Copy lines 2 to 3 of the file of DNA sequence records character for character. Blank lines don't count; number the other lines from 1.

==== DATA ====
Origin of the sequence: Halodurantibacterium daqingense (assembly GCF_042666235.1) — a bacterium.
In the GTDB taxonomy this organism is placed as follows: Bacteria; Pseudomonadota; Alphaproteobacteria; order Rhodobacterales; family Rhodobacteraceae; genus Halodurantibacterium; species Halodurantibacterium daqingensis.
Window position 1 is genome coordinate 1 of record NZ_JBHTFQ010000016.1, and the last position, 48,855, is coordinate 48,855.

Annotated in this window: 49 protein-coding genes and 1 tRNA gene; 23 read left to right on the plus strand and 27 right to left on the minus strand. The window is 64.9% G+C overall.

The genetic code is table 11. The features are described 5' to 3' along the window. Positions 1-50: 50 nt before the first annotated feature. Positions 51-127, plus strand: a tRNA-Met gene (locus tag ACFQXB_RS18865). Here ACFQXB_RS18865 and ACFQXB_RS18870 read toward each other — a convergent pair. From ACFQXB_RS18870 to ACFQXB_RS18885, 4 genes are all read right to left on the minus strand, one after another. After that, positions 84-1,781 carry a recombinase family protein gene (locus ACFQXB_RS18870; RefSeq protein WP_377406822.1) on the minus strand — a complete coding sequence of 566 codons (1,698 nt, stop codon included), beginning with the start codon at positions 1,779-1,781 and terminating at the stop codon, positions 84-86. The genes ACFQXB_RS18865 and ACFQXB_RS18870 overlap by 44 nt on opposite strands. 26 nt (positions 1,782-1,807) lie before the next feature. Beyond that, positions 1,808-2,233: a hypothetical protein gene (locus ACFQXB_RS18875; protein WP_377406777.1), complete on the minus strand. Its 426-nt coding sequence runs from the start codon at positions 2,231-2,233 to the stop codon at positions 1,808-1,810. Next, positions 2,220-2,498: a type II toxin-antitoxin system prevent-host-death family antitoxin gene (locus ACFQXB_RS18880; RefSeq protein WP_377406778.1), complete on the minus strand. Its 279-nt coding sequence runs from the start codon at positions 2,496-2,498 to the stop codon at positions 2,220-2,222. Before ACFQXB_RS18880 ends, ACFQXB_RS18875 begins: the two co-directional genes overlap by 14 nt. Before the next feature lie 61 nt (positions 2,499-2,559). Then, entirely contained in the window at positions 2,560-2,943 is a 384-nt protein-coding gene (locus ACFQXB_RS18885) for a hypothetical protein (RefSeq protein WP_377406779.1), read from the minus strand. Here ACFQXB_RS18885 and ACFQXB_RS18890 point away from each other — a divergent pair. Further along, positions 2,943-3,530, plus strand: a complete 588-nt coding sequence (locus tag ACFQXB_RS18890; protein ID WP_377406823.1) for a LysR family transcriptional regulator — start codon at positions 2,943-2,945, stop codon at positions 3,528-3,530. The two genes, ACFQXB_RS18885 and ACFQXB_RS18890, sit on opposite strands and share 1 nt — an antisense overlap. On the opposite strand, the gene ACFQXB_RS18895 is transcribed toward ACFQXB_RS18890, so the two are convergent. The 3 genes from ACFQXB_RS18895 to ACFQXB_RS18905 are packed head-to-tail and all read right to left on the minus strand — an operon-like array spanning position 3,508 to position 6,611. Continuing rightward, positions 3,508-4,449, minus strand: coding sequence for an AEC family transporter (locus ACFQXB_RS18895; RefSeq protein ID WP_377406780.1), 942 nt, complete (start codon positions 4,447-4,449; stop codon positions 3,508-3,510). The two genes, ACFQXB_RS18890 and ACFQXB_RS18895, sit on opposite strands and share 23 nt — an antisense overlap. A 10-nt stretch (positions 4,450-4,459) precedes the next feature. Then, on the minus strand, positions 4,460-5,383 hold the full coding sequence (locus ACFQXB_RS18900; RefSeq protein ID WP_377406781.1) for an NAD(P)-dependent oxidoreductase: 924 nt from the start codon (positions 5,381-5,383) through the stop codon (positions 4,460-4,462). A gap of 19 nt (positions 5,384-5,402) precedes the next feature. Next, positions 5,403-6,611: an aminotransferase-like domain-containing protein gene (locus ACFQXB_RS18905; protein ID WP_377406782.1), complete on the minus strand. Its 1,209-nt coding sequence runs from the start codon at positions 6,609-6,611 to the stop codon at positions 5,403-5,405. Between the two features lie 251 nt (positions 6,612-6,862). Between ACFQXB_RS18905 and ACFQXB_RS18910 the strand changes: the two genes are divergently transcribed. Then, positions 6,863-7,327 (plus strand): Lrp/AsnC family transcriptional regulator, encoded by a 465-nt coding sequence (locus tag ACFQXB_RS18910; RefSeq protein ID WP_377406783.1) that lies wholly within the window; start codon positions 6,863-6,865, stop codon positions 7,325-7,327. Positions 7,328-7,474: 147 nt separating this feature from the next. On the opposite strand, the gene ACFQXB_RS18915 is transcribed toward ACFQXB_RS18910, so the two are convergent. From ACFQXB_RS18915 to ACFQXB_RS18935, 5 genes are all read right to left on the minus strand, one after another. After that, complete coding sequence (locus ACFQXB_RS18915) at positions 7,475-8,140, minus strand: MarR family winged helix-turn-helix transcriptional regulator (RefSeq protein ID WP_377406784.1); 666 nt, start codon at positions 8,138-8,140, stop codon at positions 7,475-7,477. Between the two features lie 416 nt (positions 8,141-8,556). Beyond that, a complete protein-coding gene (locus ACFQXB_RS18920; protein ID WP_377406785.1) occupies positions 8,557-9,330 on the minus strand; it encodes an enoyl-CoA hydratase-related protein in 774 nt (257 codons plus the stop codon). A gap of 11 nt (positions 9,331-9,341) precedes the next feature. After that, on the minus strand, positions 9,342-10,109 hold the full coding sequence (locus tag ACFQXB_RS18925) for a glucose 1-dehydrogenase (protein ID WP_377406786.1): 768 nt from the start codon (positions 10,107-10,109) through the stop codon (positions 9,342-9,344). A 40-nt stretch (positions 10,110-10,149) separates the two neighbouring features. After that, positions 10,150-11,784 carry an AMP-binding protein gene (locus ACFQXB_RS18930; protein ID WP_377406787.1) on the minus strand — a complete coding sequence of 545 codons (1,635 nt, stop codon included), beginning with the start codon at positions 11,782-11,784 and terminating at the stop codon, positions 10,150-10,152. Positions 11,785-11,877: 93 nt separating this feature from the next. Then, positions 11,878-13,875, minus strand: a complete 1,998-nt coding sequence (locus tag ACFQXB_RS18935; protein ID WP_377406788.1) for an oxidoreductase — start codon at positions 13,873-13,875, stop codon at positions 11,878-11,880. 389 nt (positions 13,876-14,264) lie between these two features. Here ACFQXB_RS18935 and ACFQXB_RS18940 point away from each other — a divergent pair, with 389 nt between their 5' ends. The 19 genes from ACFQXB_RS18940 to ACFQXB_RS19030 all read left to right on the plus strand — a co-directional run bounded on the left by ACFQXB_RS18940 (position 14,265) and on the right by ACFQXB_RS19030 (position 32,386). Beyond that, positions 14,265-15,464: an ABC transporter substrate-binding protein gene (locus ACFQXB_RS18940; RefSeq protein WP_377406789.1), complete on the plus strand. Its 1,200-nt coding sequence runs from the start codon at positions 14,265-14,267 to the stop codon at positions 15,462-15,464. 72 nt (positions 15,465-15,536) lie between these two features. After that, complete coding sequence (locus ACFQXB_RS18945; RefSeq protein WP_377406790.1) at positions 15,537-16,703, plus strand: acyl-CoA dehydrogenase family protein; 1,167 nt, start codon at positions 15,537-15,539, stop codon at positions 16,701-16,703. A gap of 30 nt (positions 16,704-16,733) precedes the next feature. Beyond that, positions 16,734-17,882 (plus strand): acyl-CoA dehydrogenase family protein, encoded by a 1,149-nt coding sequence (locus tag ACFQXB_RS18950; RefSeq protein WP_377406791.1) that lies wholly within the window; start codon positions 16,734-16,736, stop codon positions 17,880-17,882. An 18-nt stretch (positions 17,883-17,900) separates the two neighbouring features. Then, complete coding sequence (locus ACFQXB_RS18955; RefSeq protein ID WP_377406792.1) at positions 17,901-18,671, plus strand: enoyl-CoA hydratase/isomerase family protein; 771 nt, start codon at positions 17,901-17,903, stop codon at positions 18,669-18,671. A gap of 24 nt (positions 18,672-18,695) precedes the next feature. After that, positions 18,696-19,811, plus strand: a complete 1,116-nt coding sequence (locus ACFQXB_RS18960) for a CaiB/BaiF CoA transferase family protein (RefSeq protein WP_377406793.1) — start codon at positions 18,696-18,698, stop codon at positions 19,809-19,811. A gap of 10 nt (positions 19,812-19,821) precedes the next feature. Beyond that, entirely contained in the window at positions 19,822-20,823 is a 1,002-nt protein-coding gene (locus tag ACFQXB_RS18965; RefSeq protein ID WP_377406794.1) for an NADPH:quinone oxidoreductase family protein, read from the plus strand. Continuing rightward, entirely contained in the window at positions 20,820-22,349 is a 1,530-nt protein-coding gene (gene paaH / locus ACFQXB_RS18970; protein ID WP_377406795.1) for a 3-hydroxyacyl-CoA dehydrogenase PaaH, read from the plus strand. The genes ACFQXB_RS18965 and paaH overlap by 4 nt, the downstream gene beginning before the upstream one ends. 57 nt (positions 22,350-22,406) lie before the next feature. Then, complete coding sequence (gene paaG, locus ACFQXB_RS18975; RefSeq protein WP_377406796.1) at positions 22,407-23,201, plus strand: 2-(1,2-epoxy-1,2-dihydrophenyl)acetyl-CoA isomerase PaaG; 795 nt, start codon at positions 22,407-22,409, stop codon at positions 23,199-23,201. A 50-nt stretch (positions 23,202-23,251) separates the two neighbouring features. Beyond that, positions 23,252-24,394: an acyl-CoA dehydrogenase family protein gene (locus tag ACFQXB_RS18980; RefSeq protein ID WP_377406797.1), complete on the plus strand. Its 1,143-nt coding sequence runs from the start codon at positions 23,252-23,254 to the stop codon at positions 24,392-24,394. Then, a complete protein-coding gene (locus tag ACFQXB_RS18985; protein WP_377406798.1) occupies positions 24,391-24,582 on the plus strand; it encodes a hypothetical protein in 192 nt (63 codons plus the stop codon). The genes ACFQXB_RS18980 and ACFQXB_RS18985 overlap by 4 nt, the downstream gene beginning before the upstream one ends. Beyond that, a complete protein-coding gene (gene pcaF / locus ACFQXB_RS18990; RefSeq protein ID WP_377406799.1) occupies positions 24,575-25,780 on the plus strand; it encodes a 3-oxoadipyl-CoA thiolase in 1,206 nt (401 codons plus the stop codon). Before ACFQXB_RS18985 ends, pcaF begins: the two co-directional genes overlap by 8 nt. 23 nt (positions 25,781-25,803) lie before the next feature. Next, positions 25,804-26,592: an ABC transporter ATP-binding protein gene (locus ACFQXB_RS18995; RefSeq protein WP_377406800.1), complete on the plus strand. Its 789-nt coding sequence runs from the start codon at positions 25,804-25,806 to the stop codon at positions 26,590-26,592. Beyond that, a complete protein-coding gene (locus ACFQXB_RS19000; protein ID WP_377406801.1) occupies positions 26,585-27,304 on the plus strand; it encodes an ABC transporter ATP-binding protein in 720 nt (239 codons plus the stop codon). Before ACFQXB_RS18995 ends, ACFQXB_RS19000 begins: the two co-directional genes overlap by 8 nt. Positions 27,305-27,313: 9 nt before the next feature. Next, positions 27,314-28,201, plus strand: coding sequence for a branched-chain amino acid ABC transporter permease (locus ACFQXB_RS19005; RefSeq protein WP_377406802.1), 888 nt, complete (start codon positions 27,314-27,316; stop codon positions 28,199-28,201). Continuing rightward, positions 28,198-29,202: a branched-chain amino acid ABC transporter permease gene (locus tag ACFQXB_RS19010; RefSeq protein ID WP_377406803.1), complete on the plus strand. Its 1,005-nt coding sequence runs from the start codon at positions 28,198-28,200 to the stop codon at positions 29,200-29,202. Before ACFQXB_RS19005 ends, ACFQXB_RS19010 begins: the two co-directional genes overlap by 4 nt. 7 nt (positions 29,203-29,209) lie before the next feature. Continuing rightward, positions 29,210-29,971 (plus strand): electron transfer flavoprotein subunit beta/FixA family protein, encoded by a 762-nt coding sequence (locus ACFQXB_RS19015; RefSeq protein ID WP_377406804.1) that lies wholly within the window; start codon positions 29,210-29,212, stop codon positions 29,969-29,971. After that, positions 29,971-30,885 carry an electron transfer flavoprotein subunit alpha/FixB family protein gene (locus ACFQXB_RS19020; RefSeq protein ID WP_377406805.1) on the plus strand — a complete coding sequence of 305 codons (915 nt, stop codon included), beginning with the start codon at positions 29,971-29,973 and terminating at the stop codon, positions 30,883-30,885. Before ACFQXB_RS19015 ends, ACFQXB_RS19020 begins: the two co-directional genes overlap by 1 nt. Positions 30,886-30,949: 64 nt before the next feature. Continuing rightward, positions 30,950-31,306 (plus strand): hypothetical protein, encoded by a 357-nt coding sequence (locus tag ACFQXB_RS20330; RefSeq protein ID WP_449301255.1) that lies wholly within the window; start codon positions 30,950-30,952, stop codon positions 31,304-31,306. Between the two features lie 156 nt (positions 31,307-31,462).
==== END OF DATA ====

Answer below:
In the GTDB taxonomy this organism is placed as follows: Bacteria; Pseudomonadota; Alphaproteobacteria; order Rhodobacterales; family Rhodobacteraceae; genus Halodurantibacterium; species Halodurantibacterium daqingensis.
Window position 1 is genome coordinate 1 of record NZ_JBHTFQ010000016.1, and the last position, 48,855, is coordinate 48,855.